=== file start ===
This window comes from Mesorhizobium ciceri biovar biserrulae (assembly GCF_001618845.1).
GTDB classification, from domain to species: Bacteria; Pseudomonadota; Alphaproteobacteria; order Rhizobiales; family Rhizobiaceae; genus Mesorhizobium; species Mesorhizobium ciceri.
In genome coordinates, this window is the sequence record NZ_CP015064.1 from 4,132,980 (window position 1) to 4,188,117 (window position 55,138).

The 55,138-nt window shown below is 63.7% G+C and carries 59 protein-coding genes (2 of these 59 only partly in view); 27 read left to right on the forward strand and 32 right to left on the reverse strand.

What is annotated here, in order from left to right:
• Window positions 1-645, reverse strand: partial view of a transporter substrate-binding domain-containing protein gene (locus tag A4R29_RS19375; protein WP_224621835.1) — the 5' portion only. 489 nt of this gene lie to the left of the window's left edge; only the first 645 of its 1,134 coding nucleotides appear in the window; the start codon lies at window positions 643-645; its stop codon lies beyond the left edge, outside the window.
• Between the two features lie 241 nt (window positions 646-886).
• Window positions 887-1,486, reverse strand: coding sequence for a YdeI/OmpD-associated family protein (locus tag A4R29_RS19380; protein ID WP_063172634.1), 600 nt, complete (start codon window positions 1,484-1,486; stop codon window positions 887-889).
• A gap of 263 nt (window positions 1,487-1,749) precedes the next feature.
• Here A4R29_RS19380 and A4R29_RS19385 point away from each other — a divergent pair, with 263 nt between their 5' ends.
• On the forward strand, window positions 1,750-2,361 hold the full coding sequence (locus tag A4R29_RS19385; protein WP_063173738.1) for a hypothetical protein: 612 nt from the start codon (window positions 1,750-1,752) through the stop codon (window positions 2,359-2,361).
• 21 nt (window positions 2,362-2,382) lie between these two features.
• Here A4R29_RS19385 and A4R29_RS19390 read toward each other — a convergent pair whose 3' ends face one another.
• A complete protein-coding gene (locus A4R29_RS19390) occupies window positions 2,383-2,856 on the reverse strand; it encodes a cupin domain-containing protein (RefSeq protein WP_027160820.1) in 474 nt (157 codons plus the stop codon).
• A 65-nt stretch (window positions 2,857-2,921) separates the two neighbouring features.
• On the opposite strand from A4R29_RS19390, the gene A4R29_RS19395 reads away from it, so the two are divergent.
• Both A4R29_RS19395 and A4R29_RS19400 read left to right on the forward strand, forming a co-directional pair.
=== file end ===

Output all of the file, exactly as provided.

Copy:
This window comes from Mesorhizobium ciceri biovar biserrulae (assembly GCF_001618845.1).
GTDB classification, from domain to species: Bacteria; Pseudomonadota; Alphaproteobacteria; order Rhizobiales; family Rhizobiaceae; genus Mesorhizobium; species Mesorhizobium ciceri.
In genome coordinates, this window is the sequence record NZ_CP015064.1 from 4,132,980 (window position 1) to 4,188,117 (window position 55,138).

The 55,138-nt window shown below is 63.7% G+C and carries 59 protein-coding genes (2 of these 59 only partly in view); 27 read left to right on the forward strand and 32 right to left on the reverse strand.

What is annotated here, in order from left to right:
• Window positions 1-645, reverse strand: partial view of a transporter substrate-binding domain-containing protein gene (locus tag A4R29_RS19375; protein WP_224621835.1) — the 5' portion only. 489 nt of this gene lie to the left of the window's left edge; only the first 645 of its 1,134 coding nucleotides appear in the window; the start codon lies at window positions 643-645; its stop codon lies beyond the left edge, outside the window.
• Between the two features lie 241 nt (window positions 646-886).
• Window positions 887-1,486, reverse strand: coding sequence for a YdeI/OmpD-associated family protein (locus tag A4R29_RS19380; protein ID WP_063172634.1), 600 nt, complete (start codon window positions 1,484-1,486; stop codon window positions 887-889).
• A gap of 263 nt (window positions 1,487-1,749) precedes the next feature.
• Here A4R29_RS19380 and A4R29_RS19385 point away from each other — a divergent pair, with 263 nt between their 5' ends.
• On the forward strand, window positions 1,750-2,361 hold the full coding sequence (locus tag A4R29_RS19385; protein WP_063173738.1) for a hypothetical protein: 612 nt from the start codon (window positions 1,750-1,752) through the stop codon (window positions 2,359-2,361).
• 21 nt (window positions 2,362-2,382) lie between these two features.
• Here A4R29_RS19385 and A4R29_RS19390 read toward each other — a convergent pair whose 3' ends face one another.
• A complete protein-coding gene (locus A4R29_RS19390) occupies window positions 2,383-2,856 on the reverse strand; it encodes a cupin domain-containing protein (RefSeq protein WP_027160820.1) in 474 nt (157 codons plus the stop codon).
• A 65-nt stretch (window positions 2,857-2,921) separates the two neighbouring features.
• On the opposite strand from A4R29_RS19390, the gene A4R29_RS19395 reads away from it, so the two are divergent.
• Both A4R29_RS19395 and A4R29_RS19400 read left to right on the forward strand, forming a co-directional pair.